As with any work area on the farm, having the proper equipment, keeping it maintained and disinfected, and stocking the area with the right pharmaceuticals will help ensure a successful calving season.
The one critical component is with biosecurity. With many cows and their mothers moving through the calving area at a stressful time, it is important to have an area which can be cleaned easily and sprayed periodically with Virkon disinfectant.
I like to have a boot dip close by — for use when both going into and out of the calving area. This is especially critical when treating sick calves before assisting in the delivery of a calf. You do not want to be the one who transmits disease on your premises. Change coveralls frequently and have a supply of towels or rags to keep yourself dry and clean.
Equipment should consist of a functioning calf puller. There are many good models on the market, all of which function well. Make sure they only require one person to operate. You want to be close to the back end of the cow where you can constantly check tension and placement of the chains, and yet still be able to operate the puller.
Some of the fancier ones would pull one leg then the other in a step-by-step motion. My only problem here is that if the calf is that tight and will take that type of motion to extract it, the pull may be excessive.
You will need at least two pulling handles and two chains and some even like a head snare. The handles should be large enough to get your hands in comfortably and grip the links of the chains without slipping. Always keep spares as handles and chains can easily get lost in the straw. They are cheap and when needed they are critical to have around. Always clean and disinfect and hang to dry. Chains also fatigue and rust, so replace every couple of years.
Other supplies include a package of good-quality obstetrical gloves, and a waterproof calving suit which can easily be hosed down. Obstetrical gloves come in many strengths and colours. For calving, you need the stronger, more expensive ones, which take a lot of abuse before ripping. The real thin ones are used for artificial insemination where fine feel is critical and they will rip too easily during calvings. Have elastics, hemostats or towel clamps to keep them up on your arms.
Surgical soap which is non-irritating to the vulval area (and your skin as well) is a must. I prefer “Endure” and with that a good source of warm clean water. Although the iodine soap products are good as far as killing bacteria I find they have a tendency to dry out your skin on repeated usage. Lots and lots of sterile lubricant purchased by the gallon complete with a hand pump will minimize the friction on many a tough calving and can make the difference between saving a calf and losing it especially when it relieves pressure around the head.
As far as medications are concerned, your tags (management and RFID tags) and shots for the calf including vitamin A and D plus selenium must be on hand. Have enough for the entire calving season. In some herds, metaphylactic antibiotics are used to prevent navel infections. Again, have a season’s supply.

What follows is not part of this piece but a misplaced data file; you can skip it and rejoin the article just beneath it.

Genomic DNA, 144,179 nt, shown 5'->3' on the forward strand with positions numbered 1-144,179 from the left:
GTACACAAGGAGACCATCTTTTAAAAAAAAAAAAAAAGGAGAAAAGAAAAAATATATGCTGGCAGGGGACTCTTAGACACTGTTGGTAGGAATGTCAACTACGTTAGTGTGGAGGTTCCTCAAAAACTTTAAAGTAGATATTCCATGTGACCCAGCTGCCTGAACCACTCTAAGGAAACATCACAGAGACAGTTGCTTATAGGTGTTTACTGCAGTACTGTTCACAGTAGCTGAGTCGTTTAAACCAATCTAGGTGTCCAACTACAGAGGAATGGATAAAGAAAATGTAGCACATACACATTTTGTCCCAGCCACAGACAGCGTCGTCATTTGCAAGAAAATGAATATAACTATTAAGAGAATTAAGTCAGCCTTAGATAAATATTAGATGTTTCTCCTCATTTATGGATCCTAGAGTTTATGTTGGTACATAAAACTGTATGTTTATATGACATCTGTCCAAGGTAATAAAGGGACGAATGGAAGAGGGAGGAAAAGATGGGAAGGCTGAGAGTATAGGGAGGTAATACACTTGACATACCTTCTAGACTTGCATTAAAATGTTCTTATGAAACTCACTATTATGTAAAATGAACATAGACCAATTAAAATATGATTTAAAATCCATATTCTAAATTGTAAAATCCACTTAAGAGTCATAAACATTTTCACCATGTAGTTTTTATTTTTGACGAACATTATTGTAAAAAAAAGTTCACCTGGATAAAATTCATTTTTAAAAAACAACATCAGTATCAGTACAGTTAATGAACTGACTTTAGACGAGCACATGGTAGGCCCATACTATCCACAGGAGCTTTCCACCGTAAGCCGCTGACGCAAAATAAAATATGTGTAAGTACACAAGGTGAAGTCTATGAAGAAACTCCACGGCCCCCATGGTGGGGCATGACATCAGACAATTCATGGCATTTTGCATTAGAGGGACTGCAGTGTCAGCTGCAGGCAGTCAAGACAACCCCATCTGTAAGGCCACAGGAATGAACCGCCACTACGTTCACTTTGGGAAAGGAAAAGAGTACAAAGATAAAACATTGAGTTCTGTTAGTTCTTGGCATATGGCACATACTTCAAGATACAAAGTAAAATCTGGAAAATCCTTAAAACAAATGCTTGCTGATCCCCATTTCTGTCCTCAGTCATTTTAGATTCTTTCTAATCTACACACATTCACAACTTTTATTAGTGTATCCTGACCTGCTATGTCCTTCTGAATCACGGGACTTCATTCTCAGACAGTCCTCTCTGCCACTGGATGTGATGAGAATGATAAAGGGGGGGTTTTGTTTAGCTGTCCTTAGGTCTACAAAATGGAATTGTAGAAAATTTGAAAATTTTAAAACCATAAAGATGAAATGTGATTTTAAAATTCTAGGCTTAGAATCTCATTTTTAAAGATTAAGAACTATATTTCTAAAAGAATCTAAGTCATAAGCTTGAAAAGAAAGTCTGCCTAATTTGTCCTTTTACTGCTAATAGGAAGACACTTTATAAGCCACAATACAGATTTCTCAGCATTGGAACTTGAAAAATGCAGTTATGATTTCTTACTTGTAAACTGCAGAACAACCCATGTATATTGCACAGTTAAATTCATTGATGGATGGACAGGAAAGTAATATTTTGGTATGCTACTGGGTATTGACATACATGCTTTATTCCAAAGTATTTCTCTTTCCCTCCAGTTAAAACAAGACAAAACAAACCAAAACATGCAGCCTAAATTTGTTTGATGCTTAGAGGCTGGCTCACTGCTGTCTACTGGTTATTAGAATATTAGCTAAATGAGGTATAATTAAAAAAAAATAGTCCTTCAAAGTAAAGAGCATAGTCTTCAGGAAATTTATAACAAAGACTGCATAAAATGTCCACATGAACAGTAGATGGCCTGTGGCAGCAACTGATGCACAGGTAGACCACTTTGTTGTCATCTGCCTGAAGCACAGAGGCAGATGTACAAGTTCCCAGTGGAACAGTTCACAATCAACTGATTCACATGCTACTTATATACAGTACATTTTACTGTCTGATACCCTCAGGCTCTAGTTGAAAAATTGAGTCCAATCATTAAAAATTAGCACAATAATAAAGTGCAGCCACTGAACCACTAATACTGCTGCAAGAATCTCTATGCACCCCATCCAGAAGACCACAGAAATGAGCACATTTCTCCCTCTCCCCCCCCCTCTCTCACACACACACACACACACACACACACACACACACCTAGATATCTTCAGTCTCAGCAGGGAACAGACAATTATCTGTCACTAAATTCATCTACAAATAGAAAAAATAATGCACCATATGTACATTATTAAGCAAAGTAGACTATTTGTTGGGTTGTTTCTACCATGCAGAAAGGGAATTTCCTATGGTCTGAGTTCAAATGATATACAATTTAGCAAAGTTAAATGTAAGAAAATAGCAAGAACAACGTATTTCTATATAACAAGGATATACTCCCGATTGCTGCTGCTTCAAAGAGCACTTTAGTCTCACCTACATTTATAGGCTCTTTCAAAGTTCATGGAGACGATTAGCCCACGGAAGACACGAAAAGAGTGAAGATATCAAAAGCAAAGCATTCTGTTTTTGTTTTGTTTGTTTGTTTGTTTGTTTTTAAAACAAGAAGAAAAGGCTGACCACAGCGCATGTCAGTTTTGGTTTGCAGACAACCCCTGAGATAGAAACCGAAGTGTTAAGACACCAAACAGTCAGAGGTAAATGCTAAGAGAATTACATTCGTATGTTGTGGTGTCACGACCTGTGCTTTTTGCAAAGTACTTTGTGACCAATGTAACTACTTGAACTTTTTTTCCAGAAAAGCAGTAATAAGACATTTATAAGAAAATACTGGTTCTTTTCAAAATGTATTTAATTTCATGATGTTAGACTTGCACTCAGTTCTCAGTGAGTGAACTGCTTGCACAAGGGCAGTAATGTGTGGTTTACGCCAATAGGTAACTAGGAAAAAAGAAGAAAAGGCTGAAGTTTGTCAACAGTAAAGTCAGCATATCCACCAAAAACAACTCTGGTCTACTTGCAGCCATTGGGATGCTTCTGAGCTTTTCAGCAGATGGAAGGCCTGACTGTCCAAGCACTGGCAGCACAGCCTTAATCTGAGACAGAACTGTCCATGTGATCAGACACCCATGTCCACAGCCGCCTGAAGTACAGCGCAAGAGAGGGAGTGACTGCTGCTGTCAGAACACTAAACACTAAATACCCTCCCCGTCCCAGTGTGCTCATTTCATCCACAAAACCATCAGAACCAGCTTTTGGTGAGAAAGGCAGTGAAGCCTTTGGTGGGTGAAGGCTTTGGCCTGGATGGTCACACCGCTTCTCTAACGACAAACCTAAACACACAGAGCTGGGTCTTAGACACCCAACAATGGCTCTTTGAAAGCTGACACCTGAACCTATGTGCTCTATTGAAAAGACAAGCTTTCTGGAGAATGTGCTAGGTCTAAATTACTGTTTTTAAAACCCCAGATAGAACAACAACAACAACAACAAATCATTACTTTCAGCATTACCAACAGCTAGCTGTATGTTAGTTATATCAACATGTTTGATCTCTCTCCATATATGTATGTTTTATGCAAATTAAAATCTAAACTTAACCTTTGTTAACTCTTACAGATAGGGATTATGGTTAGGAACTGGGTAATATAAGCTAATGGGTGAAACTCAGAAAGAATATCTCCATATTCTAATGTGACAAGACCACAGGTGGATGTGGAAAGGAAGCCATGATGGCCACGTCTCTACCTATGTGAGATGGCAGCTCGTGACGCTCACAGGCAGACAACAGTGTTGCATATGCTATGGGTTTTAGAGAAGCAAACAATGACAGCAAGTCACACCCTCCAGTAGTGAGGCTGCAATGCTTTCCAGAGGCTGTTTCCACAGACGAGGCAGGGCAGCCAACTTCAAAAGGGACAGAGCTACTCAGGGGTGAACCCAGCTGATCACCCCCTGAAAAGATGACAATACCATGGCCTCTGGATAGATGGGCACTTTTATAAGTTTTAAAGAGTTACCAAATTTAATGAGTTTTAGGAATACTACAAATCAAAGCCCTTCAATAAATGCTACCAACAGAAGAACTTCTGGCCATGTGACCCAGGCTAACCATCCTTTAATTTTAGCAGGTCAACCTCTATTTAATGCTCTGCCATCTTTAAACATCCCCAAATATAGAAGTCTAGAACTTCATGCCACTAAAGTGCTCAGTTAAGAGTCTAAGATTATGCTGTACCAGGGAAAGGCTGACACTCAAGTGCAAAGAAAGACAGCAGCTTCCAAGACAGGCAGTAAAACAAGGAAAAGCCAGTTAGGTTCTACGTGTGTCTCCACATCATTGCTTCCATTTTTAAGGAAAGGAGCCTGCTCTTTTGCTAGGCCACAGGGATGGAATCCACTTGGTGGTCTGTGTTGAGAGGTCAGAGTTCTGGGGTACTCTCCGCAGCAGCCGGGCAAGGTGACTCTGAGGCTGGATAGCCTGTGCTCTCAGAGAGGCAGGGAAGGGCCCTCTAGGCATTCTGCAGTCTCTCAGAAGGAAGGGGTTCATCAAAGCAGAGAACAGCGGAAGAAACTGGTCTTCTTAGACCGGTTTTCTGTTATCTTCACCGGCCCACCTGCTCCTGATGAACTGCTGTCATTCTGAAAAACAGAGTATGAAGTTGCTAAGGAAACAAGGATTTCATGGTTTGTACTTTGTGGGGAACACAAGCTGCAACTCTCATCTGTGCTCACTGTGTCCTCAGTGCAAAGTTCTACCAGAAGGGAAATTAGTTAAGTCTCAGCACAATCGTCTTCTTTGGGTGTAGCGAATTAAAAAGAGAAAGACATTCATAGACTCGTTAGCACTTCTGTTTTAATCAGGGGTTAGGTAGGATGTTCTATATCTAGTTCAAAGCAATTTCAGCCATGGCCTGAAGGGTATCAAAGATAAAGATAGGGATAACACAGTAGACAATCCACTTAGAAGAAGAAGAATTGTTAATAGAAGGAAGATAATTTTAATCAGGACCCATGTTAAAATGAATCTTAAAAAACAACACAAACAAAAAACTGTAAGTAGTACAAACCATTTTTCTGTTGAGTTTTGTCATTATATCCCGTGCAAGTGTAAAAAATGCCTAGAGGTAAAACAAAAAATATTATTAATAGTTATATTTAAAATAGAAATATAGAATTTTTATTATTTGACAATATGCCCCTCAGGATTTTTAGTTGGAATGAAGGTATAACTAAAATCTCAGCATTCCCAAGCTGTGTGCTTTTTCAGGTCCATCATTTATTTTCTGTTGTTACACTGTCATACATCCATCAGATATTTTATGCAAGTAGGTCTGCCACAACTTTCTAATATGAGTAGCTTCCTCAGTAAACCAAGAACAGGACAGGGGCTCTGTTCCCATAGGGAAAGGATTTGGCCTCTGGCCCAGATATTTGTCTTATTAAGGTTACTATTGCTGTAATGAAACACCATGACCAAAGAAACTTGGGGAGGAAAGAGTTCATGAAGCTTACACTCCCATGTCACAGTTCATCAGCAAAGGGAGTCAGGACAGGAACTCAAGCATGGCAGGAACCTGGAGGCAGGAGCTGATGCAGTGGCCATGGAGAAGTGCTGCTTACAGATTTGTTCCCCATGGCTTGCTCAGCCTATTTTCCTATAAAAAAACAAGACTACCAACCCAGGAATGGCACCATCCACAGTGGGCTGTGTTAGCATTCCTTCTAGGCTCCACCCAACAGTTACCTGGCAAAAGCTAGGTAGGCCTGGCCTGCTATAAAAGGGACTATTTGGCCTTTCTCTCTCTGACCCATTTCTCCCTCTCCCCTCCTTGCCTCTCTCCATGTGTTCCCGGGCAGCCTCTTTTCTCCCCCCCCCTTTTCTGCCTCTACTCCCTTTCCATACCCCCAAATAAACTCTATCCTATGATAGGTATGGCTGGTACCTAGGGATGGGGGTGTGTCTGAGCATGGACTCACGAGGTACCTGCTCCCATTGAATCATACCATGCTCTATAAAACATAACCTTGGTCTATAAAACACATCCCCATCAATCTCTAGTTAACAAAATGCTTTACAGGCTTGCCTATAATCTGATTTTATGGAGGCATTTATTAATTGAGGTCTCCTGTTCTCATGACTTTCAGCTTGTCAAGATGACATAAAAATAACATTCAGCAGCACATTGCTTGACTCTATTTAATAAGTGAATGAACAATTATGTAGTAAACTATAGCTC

If the cow is caught, before releasing her always check to make sure she is fully tagged and has no other health issues which need attending while in the maternity pen. Strip her teats out to make sure none are blocked and look for evidence of mastitis. Some producers tube feed the calf if it has been a hard delivery.
All farmers by now should have either a commercially made maternity pen, calving chute, or a hand-constructed calving restraint device. A squeeze chute is definitely not the place to pull a calf and this is where wrecks can easily happen if cows squat during the calving process.
Other critical drugs may be a respiratory stimulant which is a prescription drug from your veterinarian. One cc of a respiratory stimulant given in the vein or squirted under the tongue can greatly facilitate breathing. Again, you need to talk to your veterinarian on how to give it and if it is even available. Epinephrine (adrenalin) can also be given as a last-ditch effort to get the heart going. Because speed is of the essence, these last two products need to be close at hand with syringe and needle ready. Some producers even have oxygen delivery apparatuses which can facilitate breathing.
A calf esophageal feeder is also an absolute necessity and I like producers having one to use for colostrum on newborn calves, with the old one from last year kept for sick or scouring calves. Label each one accordingly and disinfect them (including the feeder tube).
Keep the calving area and especially the maternity pen as clean as possible and disinfect the puller and calving chains with something like Virkon disinfectant. Use other strict biosecurity practices, such as not allowing visitors during calving season or, at the minimum, have them wear plastic disposable booties (which you will provide). Calving season is when you need a biosecurity crackdown.
With calving cows around, always have a hazing prop such as a paddle, rattle or hockey stick around. We all know even very quiet cows at or before calving may become overdefensive so make sure the route to get cows into the calving area is planned with cross gates where needed and escape routes.
If using a sled to bring in calves, have a long lead rope to keep you away from the cow. Many farmers have sleds or wagons built to pull behind a quad, gator or horse or simply by hand.
Again, I can’t stress enough — watch for your safety as calving time is where the majority of farm injuries with regards to livestock occur.
Be prepared with as much equipment and supplies because when calving season hits, there is no time to go shopping. Let’s not forget the rechargeable flashlight. Many have high candle power and some even get the mining-type lights to wear on their head.
Have a great 2015 calving season as the calves you save have never been more valuable.